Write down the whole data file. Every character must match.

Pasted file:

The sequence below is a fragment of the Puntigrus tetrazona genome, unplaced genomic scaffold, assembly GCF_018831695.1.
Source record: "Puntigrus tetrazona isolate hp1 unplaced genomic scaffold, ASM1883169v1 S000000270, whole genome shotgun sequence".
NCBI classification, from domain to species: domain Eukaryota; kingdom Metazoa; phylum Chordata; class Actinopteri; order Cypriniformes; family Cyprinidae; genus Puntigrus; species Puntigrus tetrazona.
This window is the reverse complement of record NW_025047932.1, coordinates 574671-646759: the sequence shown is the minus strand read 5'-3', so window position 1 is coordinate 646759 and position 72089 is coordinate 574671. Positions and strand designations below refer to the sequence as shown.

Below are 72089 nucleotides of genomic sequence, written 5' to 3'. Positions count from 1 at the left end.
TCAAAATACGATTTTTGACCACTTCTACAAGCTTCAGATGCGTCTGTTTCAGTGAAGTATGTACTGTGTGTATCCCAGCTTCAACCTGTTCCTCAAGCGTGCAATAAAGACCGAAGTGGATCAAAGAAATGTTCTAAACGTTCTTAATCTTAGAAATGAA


The sequence below is a fragment of the Puntigrus tetrazona genome, unplaced genomic scaffold, assembly GCF_018831695.1.
Source record: "Puntigrus tetrazona isolate hp1 unplaced genomic scaffold, ASM1883169v1 S000000270, whole genome shotgun sequence".
NCBI classification, from domain to species: domain Eukaryota; kingdom Metazoa; phylum Chordata; class Actinopteri; order Cypriniformes; family Cyprinidae; genus Puntigrus; species Puntigrus tetrazona.
This window is the reverse complement of record NW_025047932.1, coordinates 574671-646759: the sequence shown is the minus strand read 5'-3', so window position 1 is coordinate 646759 and position 72089 is coordinate 574671. Positions and strand designations below refer to the sequence as shown.

Below are 72089 nucleotides of genomic sequence, written 5' to 3'. Positions count from 1 at the left end.
TCAAAATACGATTTTTGACCACTTCTACAAGCTTCAGATGCGTCTGTTTCAGTGAAGTATGTACTGTGTGTATCCCAGCTTCAACCTGTTCCTCAAGCGTGCAATAAAGACCGAAGTGGATCAAAGAAATGTTCTAAACGTTCTTAATCTTAGAAATGAA